Anais Mitchell originally wrote the songs as part of a musical that was performed in 2006 and 2007. She subsequently recorded the record for release in 2010. She then developed the musical, writing an additional 15 songs which were used in a production that went from Off Broadway in 2016 (followed by a live CD), Edmonton, Canada in 2017, The National Theatre, London in 2018 and finally Broadway in 2019 (also followed by another live CD). It won Tony awards for Best Musical and Best Original Score and it won an Emmy for Best Musical Theater Album. The musicians on this record are not the same musicians who performed in the shows.
The song “Why We Build The Wall” is excellent. It starts by posing the titular question to which the answer is that we build a wall to keep us free. The question is then asked how does the wall keep us free to which the answer is to keep out our enemy. Who is the enemy? Poverty – we have and they have not. The last verse is “What do we have that they should want? We have a wall to work upon. We have work and they have none. And our work is never done. My children, my children. And the war is never won. The enemy is poverty. And the wall keeps out the enemy. And we build the wall to keep us free. That’s why we build the wall. We build the wall to keep us free. We build the wall to keep us free.” Bearing in mind this was written in 2006, it’s prescience is remarkable. It’s mainly sung by Greg Brown who has a gravelly voice that makes Tom Waits sound like a choirboy.
There are 20 songs on this record and most of them are very good. There’s a song called “When The Chips Are Down” sung by The Haden Triplets which is bright and breezy and features their amazing three part harmonies in the style of stripped-down, old-time country songs that they have used on both of their records.
“Our Lady Of The Underground” is mainly sung by Ani DiFranco. This is in a jazzy style and has a call and response section “Brother, what’s my name”, “My name is Persephone”. This is one of my favourite songs on the record. Anais Mitchell sings an outstanding version of this (see link below).
“Flowers” is sung entirely by Anais Mitchell and is beautiful. It’s slow, sad and tragic. Eurydice, who has now become Hades’ mistress, realises what a terrible mistake she made being tempted by his wealth and power. She regrets leaving Orpheus, the only man who ever loved her, to live with a cruel tyrant and expresses her wish to being reunited with him. Anais Mitchell has a slightly squeaky voice which I love but does take a bit of getting used to. This song, along with many on her solo records, allows her to wring every last emotion out of the lyrics. “Dreams are sweet until they’re not. Men are kind until they aren’t. Flowers bloom until they rot and fall apart. Is anybody listening? I open my mouth and nothing comes out. Nothing. Nothing gonna wake me now.”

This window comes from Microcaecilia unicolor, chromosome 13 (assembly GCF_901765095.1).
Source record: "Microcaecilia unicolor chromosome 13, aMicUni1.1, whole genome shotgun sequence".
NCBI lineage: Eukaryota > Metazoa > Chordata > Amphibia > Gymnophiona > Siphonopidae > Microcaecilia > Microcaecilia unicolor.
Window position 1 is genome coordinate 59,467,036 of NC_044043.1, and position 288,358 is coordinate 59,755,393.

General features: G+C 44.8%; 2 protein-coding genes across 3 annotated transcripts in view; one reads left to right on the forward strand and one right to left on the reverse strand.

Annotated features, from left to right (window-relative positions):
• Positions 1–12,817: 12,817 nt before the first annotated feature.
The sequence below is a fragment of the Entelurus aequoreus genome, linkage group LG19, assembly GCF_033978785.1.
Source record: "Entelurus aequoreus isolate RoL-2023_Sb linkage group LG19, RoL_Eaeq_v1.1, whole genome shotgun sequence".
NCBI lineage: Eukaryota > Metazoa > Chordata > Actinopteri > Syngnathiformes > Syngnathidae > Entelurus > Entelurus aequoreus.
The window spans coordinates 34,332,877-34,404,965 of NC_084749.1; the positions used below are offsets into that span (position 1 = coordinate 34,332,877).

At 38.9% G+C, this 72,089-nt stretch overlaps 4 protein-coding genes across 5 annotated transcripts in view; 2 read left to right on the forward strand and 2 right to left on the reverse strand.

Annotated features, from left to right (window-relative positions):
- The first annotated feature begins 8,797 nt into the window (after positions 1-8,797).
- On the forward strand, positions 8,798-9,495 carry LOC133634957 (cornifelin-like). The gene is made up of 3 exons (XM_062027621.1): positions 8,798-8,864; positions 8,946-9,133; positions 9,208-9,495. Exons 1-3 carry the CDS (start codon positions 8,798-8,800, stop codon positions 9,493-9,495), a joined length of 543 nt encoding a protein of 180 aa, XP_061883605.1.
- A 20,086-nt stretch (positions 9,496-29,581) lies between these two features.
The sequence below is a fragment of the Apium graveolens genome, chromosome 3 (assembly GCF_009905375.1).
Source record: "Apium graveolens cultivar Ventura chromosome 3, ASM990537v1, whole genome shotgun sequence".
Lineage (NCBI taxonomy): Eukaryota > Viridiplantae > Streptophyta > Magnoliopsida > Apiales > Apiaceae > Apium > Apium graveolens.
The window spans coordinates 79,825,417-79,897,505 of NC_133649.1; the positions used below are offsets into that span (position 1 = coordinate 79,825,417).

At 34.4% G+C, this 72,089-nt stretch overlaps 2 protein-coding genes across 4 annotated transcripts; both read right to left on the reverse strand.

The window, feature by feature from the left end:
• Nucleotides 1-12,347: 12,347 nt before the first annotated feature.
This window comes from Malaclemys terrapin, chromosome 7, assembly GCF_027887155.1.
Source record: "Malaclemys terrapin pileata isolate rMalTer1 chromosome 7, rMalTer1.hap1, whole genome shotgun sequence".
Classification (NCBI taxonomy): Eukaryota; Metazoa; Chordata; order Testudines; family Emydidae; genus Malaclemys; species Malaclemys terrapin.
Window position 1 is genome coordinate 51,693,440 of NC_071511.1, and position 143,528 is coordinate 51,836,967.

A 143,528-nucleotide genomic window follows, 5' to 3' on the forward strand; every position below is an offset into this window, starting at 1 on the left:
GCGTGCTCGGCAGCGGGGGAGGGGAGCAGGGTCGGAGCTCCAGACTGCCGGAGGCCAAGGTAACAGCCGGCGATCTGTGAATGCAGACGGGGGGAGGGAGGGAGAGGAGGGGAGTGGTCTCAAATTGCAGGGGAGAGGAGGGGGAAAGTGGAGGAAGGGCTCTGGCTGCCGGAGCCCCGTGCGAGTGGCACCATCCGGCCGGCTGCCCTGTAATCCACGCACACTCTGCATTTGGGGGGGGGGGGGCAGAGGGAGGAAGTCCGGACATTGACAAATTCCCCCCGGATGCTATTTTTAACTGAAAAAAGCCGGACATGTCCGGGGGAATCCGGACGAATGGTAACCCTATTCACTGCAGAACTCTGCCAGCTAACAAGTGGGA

Justin Vernon had only released one Bon Iver record when this album emerged and he gets to sing 3 complete songs as well as adding to many others. His falsetto isn’t to everyone’s taste but I love it.
Here’s an extract from the review on “FolkMusic”. “Hadestown is possibly one of the most creative and provocative contemporary folk albums of recent note. Mitchell’s storyline stays true enough to the original mythology so as to honor its tradition, while pulling in modern themes and ideas to keep it fresh. Though it would seem the boomtown imagery is quasi-Depression-era, so much of the desperation and separation of the classes, thirst for power, manipulation, doubt, and all the other things which motivate this story, are timeless and timely themes. In other words, the album succeeds on all counts.”
I was going to write something trite to finish. Something like “In the current political climate, building bridges and not walls seems more important than ever.” It seems too obvious really.
3 thoughts on “Hadestown by Anais Mitchell”